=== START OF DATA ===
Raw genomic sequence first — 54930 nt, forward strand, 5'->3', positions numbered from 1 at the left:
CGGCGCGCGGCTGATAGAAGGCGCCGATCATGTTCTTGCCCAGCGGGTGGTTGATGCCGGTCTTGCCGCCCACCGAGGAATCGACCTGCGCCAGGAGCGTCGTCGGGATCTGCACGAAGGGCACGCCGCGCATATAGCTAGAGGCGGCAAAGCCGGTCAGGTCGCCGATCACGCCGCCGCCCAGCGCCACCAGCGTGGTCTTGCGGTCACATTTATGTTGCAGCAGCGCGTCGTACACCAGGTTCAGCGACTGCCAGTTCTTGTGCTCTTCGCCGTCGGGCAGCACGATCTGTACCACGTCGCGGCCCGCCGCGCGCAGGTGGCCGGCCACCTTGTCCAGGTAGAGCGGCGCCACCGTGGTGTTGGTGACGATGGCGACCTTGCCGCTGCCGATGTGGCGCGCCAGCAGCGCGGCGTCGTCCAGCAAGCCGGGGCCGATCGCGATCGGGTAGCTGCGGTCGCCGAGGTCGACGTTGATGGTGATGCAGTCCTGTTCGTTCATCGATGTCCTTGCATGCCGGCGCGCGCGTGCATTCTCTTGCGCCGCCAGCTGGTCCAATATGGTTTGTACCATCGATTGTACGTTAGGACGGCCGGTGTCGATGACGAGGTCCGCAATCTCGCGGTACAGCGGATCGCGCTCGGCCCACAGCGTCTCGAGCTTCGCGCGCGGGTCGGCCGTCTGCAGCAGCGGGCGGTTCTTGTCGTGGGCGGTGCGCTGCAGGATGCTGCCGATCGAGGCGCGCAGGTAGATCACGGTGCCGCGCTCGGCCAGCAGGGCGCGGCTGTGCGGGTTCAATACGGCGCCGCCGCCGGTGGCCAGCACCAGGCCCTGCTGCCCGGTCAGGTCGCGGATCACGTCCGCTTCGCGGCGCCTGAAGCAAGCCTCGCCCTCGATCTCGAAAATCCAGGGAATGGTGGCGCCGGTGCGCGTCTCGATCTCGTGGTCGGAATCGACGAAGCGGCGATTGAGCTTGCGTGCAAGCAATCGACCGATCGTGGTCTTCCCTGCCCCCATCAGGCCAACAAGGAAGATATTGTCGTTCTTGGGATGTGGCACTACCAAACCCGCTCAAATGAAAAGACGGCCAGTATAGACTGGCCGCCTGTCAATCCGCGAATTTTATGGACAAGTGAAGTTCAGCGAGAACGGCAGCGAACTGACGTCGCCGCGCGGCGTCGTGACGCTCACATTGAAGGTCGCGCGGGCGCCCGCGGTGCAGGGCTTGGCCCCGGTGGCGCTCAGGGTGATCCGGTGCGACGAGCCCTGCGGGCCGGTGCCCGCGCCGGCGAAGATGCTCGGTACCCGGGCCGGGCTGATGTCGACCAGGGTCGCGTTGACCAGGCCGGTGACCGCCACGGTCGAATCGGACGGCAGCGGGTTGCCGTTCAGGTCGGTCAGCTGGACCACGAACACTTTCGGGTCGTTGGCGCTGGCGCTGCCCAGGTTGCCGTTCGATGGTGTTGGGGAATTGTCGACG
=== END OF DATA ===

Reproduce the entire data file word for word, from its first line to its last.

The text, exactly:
Raw genomic sequence first — 54930 nt, forward strand, 5'->3', positions numbered from 1 at the left:
CGGCGCGCGGCTGATAGAAGGCGCCGATCATGTTCTTGCCCAGCGGGTGGTTGATGCCGGTCTTGCCGCCCACCGAGGAATCGACCTGCGCCAGGAGCGTCGTCGGGATCTGCACGAAGGGCACGCCGCGCATATAGCTAGAGGCGGCAAAGCCGGTCAGGTCGCCGATCACGCCGCCGCCCAGCGCCACCAGCGTGGTCTTGCGGTCACATTTATGTTGCAGCAGCGCGTCGTACACCAGGTTCAGCGACTGCCAGTTCTTGTGCTCTTCGCCGTCGGGCAGCACGATCTGTACCACGTCGCGGCCCGCCGCGCGCAGGTGGCCGGCCACCTTGTCCAGGTAGAGCGGCGCCACCGTGGTGTTGGTGACGATGGCGACCTTGCCGCTGCCGATGTGGCGCGCCAGCAGCGCGGCGTCGTCCAGCAAGCCGGGGCCGATCGCGATCGGGTAGCTGCGGTCGCCGAGGTCGACGTTGATGGTGATGCAGTCCTGTTCGTTCATCGATGTCCTTGCATGCCGGCGCGCGCGTGCATTCTCTTGCGCCGCCAGCTGGTCCAATATGGTTTGTACCATCGATTGTACGTTAGGACGGCCGGTGTCGATGACGAGGTCCGCAATCTCGCGGTACAGCGGATCGCGCTCGGCCCACAGCGTCTCGAGCTTCGCGCGCGGGTCGGCCGTCTGCAGCAGCGGGCGGTTCTTGTCGTGGGCGGTGCGCTGCAGGATGCTGCCGATCGAGGCGCGCAGGTAGATCACGGTGCCGCGCTCGGCCAGCAGGGCGCGGCTGTGCGGGTTCAATACGGCGCCGCCGCCGGTGGCCAGCACCAGGCCCTGCTGCCCGGTCAGGTCGCGGATCACGTCCGCTTCGCGGCGCCTGAAGCAAGCCTCGCCCTCGATCTCGAAAATCCAGGGAATGGTGGCGCCGGTGCGCGTCTCGATCTCGTGGTCGGAATCGACGAAGCGGCGATTGAGCTTGCGTGCAAGCAATCGACCGATCGTGGTCTTCCCTGCCCCCATCAGGCCAACAAGGAAGATATTGTCGTTCTTGGGATGTGGCACTACCAAACCCGCTCAAATGAAAAGACGGCCAGTATAGACTGGCCGCCTGTCAATCCGCGAATTTTATGGACAAGTGAAGTTCAGCGAGAACGGCAGCGAACTGACGTCGCCGCGCGGCGTCGTGACGCTCACATTGAAGGTCGCGCGGGCGCCCGCGGTGCAGGGCTTGGCCCCGGTGGCGCTCAGGGTGATCCGGTGCGACGAGCCCTGCGGGCCGGTGCCCGCGCCGGCGAAGATGCTCGGTACCCGGGCCGGGCTGATGTCGACCAGGGTCGCGTTGACCAGGCCGGTGACCGCCACGGTCGAATCGGACGGCAGCGGGTTGCCGTTCAGGTCGGTCAGCTGGACCACGAACACTTTCGGGTCGTTGGCGCTGGCGCTGCCCAGGTTGCCGTTCGATGGTGTTGGGGAATTGTCGACG